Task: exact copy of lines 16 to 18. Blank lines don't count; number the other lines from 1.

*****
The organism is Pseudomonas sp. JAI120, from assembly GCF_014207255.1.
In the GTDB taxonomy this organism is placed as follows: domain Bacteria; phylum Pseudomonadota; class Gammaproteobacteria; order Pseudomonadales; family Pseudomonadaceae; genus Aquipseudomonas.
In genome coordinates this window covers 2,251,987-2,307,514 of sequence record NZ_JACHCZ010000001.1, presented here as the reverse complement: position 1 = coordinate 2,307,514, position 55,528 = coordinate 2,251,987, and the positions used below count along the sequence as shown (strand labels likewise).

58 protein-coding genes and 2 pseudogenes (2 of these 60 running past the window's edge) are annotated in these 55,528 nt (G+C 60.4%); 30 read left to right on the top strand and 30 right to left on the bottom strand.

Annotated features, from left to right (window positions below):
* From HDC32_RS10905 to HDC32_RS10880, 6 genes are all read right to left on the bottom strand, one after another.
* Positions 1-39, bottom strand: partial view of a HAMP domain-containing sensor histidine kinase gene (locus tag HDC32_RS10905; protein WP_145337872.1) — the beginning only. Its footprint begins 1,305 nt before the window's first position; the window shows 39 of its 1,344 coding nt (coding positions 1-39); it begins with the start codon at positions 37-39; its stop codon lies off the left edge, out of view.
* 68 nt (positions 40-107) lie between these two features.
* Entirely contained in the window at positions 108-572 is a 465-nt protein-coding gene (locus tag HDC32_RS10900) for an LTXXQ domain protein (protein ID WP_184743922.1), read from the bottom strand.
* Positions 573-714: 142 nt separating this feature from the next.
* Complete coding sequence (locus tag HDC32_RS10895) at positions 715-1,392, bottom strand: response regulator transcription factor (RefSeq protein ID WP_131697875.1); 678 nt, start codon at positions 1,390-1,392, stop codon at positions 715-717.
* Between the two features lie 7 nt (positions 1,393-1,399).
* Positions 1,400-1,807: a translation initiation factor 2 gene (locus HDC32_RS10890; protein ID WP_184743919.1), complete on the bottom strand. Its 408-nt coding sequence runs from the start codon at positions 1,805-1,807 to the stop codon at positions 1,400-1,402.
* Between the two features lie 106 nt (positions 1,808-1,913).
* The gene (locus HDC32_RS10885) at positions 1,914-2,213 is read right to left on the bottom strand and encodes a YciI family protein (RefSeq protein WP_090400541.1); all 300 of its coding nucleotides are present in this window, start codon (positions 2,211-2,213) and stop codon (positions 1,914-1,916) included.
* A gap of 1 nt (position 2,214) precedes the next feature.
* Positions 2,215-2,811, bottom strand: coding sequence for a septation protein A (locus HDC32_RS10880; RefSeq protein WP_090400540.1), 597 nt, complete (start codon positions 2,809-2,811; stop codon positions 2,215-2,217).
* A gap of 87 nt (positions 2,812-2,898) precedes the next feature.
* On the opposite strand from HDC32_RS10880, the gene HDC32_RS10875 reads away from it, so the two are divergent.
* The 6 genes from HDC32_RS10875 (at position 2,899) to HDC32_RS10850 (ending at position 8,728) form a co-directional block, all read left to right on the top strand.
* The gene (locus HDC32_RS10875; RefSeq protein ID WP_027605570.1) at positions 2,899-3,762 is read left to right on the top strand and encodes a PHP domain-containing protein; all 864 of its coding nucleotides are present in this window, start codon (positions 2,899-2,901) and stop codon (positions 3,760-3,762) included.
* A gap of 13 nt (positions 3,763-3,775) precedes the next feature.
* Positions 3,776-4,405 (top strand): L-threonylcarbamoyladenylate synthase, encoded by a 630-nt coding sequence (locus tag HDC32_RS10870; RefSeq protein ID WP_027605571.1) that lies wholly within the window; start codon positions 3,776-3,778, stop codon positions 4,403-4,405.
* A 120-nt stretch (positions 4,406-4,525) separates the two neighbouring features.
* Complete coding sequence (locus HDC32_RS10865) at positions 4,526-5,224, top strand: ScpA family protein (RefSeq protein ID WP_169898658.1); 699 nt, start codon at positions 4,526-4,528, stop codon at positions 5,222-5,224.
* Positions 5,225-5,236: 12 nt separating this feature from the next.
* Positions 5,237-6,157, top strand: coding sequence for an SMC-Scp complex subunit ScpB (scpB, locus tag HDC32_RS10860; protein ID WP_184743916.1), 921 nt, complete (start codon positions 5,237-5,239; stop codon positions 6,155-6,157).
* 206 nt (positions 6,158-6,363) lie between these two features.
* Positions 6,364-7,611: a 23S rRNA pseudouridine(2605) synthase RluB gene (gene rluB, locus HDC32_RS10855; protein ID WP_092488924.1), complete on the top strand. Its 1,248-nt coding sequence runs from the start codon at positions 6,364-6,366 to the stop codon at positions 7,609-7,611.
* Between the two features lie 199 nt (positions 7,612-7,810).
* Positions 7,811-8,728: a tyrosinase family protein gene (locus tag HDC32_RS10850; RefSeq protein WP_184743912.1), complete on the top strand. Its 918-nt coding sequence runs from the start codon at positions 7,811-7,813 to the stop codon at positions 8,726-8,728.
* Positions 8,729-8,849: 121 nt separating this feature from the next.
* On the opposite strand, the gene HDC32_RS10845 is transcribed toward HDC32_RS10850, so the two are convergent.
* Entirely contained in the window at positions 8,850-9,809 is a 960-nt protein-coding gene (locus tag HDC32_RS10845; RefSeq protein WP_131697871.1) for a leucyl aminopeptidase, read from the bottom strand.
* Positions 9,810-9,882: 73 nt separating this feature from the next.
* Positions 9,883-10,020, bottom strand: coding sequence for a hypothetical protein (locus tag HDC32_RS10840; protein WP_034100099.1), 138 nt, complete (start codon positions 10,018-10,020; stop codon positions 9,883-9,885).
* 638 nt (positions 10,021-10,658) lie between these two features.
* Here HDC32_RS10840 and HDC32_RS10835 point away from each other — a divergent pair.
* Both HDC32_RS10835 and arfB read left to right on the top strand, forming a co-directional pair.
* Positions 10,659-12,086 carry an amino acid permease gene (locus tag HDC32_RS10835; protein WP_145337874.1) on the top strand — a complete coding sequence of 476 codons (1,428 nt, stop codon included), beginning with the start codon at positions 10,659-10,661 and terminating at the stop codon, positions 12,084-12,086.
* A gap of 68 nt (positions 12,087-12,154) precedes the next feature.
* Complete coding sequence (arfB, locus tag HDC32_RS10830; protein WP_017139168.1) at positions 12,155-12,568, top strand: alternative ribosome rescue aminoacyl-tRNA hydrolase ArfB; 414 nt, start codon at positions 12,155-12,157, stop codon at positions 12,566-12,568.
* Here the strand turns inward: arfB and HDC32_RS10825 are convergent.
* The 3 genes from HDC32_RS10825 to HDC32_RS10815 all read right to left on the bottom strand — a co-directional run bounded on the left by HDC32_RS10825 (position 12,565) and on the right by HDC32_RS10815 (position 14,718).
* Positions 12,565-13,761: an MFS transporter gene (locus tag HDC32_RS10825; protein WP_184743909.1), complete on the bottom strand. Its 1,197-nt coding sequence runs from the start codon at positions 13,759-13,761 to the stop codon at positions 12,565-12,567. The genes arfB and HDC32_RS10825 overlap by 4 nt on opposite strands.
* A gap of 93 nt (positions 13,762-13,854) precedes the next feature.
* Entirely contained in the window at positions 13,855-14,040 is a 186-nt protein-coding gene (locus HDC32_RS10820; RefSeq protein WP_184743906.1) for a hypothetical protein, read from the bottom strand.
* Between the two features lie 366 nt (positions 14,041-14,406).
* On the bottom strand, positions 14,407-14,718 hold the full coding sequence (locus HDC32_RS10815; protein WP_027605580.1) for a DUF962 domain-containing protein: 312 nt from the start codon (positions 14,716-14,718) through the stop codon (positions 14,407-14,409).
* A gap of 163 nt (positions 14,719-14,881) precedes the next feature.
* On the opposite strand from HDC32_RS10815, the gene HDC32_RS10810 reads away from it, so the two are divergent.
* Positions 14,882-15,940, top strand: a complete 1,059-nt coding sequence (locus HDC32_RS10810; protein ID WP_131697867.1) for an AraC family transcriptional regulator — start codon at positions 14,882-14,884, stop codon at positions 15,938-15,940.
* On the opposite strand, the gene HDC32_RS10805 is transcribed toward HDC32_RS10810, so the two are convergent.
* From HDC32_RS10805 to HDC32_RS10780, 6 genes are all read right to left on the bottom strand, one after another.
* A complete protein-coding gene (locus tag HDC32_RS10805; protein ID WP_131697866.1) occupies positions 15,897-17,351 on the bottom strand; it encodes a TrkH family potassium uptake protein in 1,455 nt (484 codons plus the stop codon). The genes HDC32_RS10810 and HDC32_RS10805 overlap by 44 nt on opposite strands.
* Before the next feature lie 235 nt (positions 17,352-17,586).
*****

* A gap of 1 nt (position 2,214) precedes the next feature.
* Positions 2,215-2,811, bottom strand: coding sequence for a septation protein A (locus HDC32_RS10880; RefSeq protein WP_090400540.1), 597 nt, complete (start codon positions 2,809-2,811; stop codon positions 2,215-2,217).
* A gap of 87 nt (positions 2,812-2,898) precedes the next feature.